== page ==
Tibetan herbal medicine uses a large number of medicinal substances, about a third of which, not surprisingly,  are high altitude plants (especially those that grow in dry sandy or rocky areas). The classical Tibetan Materia Medica was developed in the 19th Century, and remains the primary source of pre-scientific herb information. Rhodiola and hippophae are examples of herbs frequently included in traditional Tibetan formulas, especially for treatment of lung diseases. They have been developed into health products apart from the Tibetan tradition, with rhodiola promoted as an adaptogenic agent, and hippophae as a nutritious beverage, a treatment for circulatory disorders, and as a skin protectant and healer.  

In general, Tibetan remedies emphasize the use of spicy (acrid), aromatic, and warming herbs and is heavily influenced by Ayurvedic system. This system relies heavily on spicy herbs for stimulating the digestive system functions. Thus, among the commonly used Tibetan herbs are those derived mainly from the Ayurvedic system, such as peppers, cumins, cardamom, clove, ginger, and other hot spices, complemented by the local aromatics such as saussurea and musk. Also, the Tibetan system emphasizes astringent herbs, possibly representing an attempt to conserve body fluids and alleviate any inflammation of the mucous membranes. The "king" herb of Tibetan medicine is the chebulic myrobalan (Terminalia chebula), which is an astringent herb, but is said to possess all the tastes (different parts of the fruit have different tastes), properties, and effects. Despite this emphasis on herbs with properties that are generally needed for the Tibetan climate, cooling and bitter herbs are often required to treat the disease manifestation, as inflammatory processes finally result if the pathogenic influences are not conquered or expelled.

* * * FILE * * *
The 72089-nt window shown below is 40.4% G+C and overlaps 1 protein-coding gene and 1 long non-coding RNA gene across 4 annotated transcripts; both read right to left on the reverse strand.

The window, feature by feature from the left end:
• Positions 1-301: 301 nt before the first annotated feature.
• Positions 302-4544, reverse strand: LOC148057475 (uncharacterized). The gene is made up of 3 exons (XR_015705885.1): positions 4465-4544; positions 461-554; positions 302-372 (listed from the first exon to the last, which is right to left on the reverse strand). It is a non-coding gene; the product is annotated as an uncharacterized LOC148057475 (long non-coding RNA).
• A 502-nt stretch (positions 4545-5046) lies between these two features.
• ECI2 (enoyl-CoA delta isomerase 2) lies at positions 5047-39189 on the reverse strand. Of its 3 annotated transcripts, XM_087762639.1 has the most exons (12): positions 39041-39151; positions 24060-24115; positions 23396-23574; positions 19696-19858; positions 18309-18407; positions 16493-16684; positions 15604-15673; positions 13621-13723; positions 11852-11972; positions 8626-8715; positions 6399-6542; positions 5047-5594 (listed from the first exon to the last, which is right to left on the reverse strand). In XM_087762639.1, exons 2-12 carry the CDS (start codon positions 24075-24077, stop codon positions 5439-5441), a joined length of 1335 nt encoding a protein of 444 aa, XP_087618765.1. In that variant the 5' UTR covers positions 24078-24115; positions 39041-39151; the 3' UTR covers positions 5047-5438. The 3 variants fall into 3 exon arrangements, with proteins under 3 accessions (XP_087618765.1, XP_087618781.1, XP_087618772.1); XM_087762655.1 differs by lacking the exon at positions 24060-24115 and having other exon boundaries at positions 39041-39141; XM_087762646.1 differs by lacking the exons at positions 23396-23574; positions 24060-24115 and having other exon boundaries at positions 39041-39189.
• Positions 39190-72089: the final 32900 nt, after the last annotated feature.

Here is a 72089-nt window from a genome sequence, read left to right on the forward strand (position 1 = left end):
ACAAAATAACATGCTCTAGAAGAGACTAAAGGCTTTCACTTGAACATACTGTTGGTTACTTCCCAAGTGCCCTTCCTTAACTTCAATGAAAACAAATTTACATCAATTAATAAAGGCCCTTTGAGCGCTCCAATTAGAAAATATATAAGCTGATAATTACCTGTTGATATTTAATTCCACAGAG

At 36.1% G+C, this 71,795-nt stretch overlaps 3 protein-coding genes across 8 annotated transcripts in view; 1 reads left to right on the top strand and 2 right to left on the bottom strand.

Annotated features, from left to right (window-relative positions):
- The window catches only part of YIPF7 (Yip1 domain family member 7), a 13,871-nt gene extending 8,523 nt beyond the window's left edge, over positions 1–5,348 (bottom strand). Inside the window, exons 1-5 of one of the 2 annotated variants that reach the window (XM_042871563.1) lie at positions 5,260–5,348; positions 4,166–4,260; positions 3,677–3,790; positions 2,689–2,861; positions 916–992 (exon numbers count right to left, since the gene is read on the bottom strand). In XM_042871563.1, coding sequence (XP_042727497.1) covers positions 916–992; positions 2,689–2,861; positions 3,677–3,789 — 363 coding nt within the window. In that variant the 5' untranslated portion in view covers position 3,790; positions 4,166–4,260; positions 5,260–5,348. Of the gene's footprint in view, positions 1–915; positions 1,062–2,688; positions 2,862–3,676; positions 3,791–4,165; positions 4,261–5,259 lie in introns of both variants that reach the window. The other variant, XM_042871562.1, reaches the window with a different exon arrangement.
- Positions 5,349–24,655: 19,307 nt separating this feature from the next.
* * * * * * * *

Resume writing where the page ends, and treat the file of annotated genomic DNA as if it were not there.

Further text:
His Holiness the XIV Dalai Lama, 1995 - Tibet House US conference, Union Theological Seminary

Did you know...

Archaeological data suggests archaic humans may have passed through Tibet at the time India was first inhabited, half a million years ago.  Modern humans first inhabited the Tibetan Plateau at least twenty-one thousand years ago. There is a "partial genetic continuity between the Paleolithic inhabitants and the contemporary Tibetan populations".

March 10   Tibetan Independence Day
March 12  full moon
March 14  Fire-Wind is an auspicious day. The encounter of fire and wind brings strength. Strength brings all good omens.
 
March 17  An auspicious day to hang prayer flags
March 23  Cutting your hair today will increase your comfort and wealth